Outside of examination, the flip chart can also be used to illustrate an idea, sequence or process. The key here, however, is not to do too much. For example, I've seen attorneys who write down each of their key thoughts as they go on a flip chart. My suspicion is that they're doing that more for themselves than for their audience, but the view from the bench and the jury box soon becomes pretty tedious, and can interrupt and delay the flow of ideas. But if it is reserved for just a couple of key moments, and if what is being written or drawn is simple enough, then the change of pace and the interactivity can be effective.
How to Use the Flip Chart
Plan it in Advance
When you use a flip chart with your own witness, that witness needs to know what is coming: Their answers and the plan for what is to be written need to be in sync. When you use a flip chart with their witness, you also need to know what to expect, from the deposition for example. When a process or concept is being written or illustrated during an attorney's presentation, practice drawing it in advance. Unless you have perfect handwriting and beautiful artistry when you're under pressure, do not take to the flip chart based on a spur-of-the-moment idea. It has to be legible, meaningful, and resistant to any mischief from the other side. So, like all parts of your trial presentation, plan it out.
Keep Your Eye Contact
Any visual aid can potentially distract a speaker, and generally the benefit of visuals makes it worth it for the speaker to work to avoid the distraction. A flip chart might be more prone to distracting the speaker, of course, because you're creating it at the time, and not just displaying it. For that reason, speakers using flip charts need to work even harder to avoid distraction. Elliott Wilcox in the Trial Theater blog advises, "Don't persuade the flip chart." He notes, "many attorneys stop making eye contact with the jurors when they use visual aids, such as flip charts or enlarged photographs." That's another benefit of practice: Write a little, turn to the jury, write a little more, turn back to jury. Also, practice writing as you speak (it's harder than it might seem) so that we don't have awkward silence or just the squeak of the marker.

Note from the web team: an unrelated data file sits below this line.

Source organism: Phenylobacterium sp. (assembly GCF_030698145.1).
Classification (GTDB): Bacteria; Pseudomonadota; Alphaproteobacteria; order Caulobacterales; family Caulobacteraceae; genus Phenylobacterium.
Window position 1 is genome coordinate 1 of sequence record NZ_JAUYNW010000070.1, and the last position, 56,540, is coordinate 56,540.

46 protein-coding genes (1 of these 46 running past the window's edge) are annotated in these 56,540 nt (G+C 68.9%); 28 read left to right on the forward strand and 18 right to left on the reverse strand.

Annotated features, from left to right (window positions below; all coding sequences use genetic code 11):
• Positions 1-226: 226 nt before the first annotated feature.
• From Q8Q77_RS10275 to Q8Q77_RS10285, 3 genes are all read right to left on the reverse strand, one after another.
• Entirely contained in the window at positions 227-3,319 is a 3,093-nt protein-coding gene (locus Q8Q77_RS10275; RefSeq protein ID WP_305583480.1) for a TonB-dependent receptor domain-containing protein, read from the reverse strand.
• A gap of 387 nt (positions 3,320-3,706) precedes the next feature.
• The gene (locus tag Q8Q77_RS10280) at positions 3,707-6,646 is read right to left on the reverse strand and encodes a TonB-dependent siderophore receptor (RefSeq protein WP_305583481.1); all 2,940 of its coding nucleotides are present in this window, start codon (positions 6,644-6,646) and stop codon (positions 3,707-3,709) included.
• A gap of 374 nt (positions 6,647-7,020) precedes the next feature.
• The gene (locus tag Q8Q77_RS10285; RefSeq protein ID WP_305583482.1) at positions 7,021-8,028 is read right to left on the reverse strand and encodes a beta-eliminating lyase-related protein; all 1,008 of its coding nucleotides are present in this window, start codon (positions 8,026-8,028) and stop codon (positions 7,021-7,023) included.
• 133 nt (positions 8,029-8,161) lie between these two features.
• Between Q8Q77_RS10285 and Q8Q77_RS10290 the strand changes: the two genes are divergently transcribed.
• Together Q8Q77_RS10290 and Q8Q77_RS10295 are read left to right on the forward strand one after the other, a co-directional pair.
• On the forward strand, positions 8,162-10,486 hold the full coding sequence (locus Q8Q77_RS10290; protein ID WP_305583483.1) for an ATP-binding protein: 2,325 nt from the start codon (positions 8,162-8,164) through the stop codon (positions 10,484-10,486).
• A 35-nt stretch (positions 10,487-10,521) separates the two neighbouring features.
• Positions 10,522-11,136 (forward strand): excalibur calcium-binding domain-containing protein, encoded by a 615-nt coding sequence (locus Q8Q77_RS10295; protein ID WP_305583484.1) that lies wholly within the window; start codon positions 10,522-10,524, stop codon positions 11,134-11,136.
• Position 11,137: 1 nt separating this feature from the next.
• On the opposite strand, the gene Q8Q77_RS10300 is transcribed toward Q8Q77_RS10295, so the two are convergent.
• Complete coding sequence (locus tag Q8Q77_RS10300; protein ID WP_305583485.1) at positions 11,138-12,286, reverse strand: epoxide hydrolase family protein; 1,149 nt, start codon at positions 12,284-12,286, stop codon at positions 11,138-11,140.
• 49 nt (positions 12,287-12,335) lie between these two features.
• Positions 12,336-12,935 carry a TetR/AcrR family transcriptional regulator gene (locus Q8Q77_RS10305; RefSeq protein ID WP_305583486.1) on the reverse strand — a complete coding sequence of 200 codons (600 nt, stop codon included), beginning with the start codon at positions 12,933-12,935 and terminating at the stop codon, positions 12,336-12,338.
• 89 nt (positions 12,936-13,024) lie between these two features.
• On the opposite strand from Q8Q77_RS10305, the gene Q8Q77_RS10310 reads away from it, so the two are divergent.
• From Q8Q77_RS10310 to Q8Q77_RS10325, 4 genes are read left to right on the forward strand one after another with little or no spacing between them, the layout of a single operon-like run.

Use it Now and Later
By design, your use of the flip chart should be geared toward making an impression at the moment. It typically does that well because an audience has a natural curiosity to look and see what it is taking shape in front of them. But this creation can also be used later. You can move for it to be identified as a demonstrative exhibit, or you can take a photo of it and show it again as a reminder during your closing arguments.
Several years ago, Persuasion Strategies conducted its own visual persuasion study, a controlled experiment looking at the effectiveness of various forms of visual presentation accompanying an opening statement: no graphics, static graphics, animations, etcetera. The main finding of that research was that the continuous use of graphics (for example, through use of PowerPoint) led to the greatest levels of effectiveness. However, a related finding was that apart from that, no one mode of visual presentation had a significant advantage over the others. In other words, static demonstratives, animations, and the use of flip charts all led to similar levels of comprehension and credibility. To me, that underscores the common sense advice to use what works best in each situation, and to change it up from time to time.
Other Posts on Visual Presentation:
- Put "Images With Impact" on Your Office Bookshelf
- Use Charts (Even If the Need Seems Trivial)
- Animate: Give Your Jurors Three Dimensions, or More
Image credit: 123rf.com, used under licenseclass='st_linkedin' >